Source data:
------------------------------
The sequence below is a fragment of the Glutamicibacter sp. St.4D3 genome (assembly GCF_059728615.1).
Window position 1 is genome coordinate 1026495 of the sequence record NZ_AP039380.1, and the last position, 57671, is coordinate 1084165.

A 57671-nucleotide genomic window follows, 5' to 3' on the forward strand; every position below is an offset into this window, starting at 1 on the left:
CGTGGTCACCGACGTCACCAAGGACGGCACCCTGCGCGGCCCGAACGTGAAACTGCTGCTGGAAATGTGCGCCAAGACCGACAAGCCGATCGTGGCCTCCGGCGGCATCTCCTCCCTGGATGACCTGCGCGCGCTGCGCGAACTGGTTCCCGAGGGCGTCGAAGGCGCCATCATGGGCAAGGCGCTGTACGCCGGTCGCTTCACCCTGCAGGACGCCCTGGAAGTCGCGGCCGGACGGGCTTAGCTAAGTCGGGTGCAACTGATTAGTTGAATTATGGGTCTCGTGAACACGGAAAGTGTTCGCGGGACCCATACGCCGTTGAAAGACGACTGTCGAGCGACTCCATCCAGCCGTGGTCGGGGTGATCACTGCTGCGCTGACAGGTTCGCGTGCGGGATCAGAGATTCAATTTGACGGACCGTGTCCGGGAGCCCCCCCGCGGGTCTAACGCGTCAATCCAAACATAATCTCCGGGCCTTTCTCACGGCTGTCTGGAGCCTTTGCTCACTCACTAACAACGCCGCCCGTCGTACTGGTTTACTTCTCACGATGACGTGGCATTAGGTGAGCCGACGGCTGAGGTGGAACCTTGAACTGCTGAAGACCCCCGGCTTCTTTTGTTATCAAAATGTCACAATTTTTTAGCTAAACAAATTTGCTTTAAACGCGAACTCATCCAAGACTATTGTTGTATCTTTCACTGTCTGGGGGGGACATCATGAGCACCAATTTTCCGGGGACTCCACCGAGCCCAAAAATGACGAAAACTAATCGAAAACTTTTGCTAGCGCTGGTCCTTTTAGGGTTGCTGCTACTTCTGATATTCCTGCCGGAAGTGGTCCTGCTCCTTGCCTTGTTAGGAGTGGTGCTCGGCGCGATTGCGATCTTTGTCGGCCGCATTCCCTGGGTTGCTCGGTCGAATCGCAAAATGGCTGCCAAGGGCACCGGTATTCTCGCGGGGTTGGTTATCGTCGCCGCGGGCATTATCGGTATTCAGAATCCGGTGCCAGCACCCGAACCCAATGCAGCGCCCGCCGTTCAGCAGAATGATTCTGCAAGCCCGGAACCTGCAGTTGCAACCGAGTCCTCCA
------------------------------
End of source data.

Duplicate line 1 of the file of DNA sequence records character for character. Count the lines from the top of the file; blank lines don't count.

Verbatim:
The sequence below is a fragment of the Glutamicibacter sp. St.4D3 genome (assembly GCF_059728615.1).